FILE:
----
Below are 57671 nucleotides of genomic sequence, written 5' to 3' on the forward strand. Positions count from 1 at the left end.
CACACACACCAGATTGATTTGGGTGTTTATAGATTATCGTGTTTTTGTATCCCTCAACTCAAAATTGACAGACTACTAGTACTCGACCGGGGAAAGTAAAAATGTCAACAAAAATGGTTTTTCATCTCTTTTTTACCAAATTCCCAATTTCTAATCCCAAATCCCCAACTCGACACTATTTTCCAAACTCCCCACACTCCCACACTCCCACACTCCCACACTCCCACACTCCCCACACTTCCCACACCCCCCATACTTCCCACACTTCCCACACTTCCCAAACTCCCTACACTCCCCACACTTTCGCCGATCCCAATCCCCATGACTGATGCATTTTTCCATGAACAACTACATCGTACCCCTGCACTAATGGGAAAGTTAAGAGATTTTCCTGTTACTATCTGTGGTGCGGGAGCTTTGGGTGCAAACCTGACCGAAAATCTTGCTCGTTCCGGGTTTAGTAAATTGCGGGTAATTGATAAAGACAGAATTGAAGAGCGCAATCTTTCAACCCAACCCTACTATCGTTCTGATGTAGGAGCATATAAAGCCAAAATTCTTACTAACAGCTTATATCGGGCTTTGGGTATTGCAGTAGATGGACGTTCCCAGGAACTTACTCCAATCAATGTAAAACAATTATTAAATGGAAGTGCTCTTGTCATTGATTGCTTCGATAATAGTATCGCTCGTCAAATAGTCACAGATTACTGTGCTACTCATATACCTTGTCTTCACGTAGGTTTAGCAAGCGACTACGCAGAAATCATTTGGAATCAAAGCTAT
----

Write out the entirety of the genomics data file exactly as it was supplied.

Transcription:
Below are 57671 nucleotides of genomic sequence, written 5' to 3' on the forward strand. Positions count from 1 at the left end.
CACACACACCAGATTGATTTGGGTGTTTATAGATTATCGTGTTTTTGTATCCCTCAACTCAAAATTGACAGACTACTAGTACTCGACCGGGGAAAGTAAAAATGTCAACAAAAATGGTTTTTCATCTCTTTTTTACCAAATTCCCAATTTCTAATCCCAAATCCCCAACTCGACACTATTTTCCAAACTCCCCACACTCCCACACTCCCACACTCCCACACTCCCACACTCCCCACACTTCCCACACCCCCCATACTTCCCACACTTCCCACACTTCCCAAACTCCCTACACTCCCCACACTTTCGCCGATCCCAATCCCCATGACTGATGCATTTTTCCATGAACAACTACATCGTACCCCTGCACTAATGGGAAAGTTAAGAGATTTTCCTGTTACTATCTGTGGTGCGGGAGCTTTGGGTGCAAACCTGACCGAAAATCTTGCTCGTTCCGGGTTTAGTAAATTGCGGGTAATTGATAAAGACAGAATTGAAGAGCGCAATCTTTCAACCCAACCCTACTATCGTTCTGATGTAGGAGCATATAAAGCCAAAATTCTTACTAACAGCTTATATCGGGCTTTGGGTATTGCAGTAGATGGACGTTCCCAGGAACTTACTCCAATCAATGTAAAACAATTATTAAATGGAAGTGCTCTTGTCATTGATTGCTTCGATAATAGTATCGCTCGTCAAATAGTCACAGATTACTGTGCTACTCATATACCTTGTCTTCACGTAGGTTTAGCAAGCGACTACGCAGAAATCATTTGGAATCAAAGCTAT